A slop bucket of misconceived tricks, rigor-mortis mood, and laughable intentions, Jon Avnet
's 88 Minutes certainly isn't the first bad movie that the still-feral Al Pacino
has top-lined but, for one reason or another, it feels like the first time that the actor hasn't tried to save himself from the sinking ship. In the vein of Untraceable, another vacuous thriller too hard-nosed to play it loose or be creative, Avnet and Pacino indulge in full-blown gimmickry while happily feasting on every sweaty-palmed cliché in the '90s thriller grab-bag.
Set in Seattle, the titular ticking-clock device doesn't actually kick in for a solid 20 minutes, giving time for Pacino to wake-up to a naked woman half his age in his kitchen and a fresh copycat murder checked off his to-do list. The one-time Serpico plays Jack Gramm, a forensic psychiatrist awaiting the execution of a killer sent to the needle over his testimony. That killer, Jon Forster (Neal McDonough
), says Gramm is crying wolf and gets time on MSNBC and radio to bemoan the current state of psychiatry's interference with the legal process. Trying to quell doubt amongst his students, Gramm receives a phone call telling him he has 88 minutes to live. Article continues below
Avnet struts in a chorus line of possible suspects including Gramm's student teacher (Alicia Witt
), two students (Benjamin McKenzie
), the dean of the college (Deborah Kara Unger
), and Gramm's partner (Amy Brenneman
), each of whom is given a darkly-scored, sepia-tinted flashback to the night before the murder. Things only get more complicated as Gramm is implicated in the killings by an old cop buddy (William Forsythe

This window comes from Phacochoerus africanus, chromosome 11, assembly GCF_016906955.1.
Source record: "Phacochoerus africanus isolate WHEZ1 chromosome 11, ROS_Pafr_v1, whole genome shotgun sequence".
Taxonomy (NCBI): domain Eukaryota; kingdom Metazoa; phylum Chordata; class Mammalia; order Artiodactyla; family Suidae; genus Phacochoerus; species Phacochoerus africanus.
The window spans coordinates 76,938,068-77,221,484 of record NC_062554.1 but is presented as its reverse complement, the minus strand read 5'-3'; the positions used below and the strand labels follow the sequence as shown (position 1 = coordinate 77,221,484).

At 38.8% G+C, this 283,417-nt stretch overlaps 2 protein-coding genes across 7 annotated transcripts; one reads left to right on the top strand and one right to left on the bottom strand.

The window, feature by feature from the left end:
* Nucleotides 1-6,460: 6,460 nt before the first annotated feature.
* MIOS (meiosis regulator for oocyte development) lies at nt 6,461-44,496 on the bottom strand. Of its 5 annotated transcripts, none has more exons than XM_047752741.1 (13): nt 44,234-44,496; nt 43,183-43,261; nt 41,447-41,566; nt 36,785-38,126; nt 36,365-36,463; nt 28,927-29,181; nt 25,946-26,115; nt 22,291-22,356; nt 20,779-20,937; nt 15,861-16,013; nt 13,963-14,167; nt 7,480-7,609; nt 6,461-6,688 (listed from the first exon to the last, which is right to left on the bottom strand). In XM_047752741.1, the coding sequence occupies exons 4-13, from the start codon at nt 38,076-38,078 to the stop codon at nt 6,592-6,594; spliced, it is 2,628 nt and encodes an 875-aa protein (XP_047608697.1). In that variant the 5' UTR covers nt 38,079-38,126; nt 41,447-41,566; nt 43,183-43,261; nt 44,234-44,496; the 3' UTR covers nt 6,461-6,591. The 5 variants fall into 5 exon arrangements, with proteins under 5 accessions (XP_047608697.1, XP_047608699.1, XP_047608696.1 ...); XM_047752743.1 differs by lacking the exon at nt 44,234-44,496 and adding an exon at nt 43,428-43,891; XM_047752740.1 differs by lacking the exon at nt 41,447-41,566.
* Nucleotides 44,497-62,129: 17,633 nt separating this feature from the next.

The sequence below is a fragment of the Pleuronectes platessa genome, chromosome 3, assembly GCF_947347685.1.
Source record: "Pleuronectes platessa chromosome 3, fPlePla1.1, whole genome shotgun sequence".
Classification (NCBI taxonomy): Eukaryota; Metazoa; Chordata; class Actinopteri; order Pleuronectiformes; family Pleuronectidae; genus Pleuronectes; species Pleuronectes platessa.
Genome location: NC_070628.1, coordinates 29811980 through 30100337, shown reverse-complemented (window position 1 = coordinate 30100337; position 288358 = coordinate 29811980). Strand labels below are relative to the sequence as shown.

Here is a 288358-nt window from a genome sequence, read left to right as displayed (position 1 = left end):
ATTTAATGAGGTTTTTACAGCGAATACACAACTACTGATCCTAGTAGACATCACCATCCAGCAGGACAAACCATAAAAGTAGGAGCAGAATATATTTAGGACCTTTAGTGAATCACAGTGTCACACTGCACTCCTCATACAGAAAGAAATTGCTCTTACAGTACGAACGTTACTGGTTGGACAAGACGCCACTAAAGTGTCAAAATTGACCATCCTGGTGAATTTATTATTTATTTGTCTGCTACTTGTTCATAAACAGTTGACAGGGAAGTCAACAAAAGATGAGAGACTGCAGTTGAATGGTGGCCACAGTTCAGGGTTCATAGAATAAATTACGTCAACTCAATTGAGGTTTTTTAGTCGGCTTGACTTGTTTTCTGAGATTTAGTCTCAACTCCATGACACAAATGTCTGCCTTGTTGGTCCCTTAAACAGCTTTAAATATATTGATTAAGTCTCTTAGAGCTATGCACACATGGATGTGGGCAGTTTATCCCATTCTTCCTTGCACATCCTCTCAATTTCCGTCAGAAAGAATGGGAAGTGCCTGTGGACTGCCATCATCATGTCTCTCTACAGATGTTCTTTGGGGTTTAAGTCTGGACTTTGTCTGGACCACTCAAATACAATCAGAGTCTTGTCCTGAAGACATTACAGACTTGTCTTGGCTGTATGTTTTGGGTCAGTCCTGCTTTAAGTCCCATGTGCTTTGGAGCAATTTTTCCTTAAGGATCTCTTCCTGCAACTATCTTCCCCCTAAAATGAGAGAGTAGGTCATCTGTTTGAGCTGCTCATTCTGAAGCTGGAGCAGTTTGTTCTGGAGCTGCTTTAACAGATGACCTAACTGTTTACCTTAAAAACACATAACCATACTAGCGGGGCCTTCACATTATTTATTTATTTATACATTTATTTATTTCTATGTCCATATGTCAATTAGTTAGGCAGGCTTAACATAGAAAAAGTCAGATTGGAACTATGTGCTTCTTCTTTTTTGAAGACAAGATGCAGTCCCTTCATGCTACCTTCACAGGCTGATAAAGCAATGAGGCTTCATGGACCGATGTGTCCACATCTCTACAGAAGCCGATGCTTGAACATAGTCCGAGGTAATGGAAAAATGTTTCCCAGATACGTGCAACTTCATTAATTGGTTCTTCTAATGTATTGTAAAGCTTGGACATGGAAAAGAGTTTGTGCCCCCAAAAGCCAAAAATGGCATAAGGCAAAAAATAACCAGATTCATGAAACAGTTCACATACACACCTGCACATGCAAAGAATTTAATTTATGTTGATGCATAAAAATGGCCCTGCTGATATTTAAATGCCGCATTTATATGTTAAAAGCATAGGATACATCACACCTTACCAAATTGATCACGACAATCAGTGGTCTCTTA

) while Forster alludes to knowing about Gramm's clock of doom after he receives a stay of execution.
In the much-maligned Gigli and Two for the Money, Pacino gave off the feeling of inflation of persona: Both characters, a schizo mob boss and a merciless bookie, respectively, took the actor's excitable abilities and bold anger and cranked them to 11. You could rope his ruthless tycoon in Ocean's Thirteen into this set, but the saving grace, for him and the film itself, was the bulletproof camaraderie that everyone in the film labored under. In Avnet's film, however, Pacino gives all his go-to moves just enough time on screen to make it look like he's trying. His tirades seem forced, his desperate hush seems panicky, and his world-weary cop routine borders on self-parody. The actor might have seemed like he was playing roles in his sleep before, but this one is definitive proof of paycheck over passion.
Pacino feels like a bankable source to disguise mediocrity but a dud is a dud and Avnet is wholly indifferent to the idea of playfulness or fun. Out of all the innumerable faults on display in 88 Minutes, the most nagging of them all is the film's consistent need to take itself seriously in the face of honest-to-god buffoonery. But the fun doesn't end here, folks: In a few months, Avnet will release Righteous Kill
, a similarly-minded serial-killer romp pairing Pacino with that other paradigm of lost ferocity, Robert De Niro
, and none other than 50 Cent
. I haven't seen it yet, but sometimes you've just got to trust your gut on these things.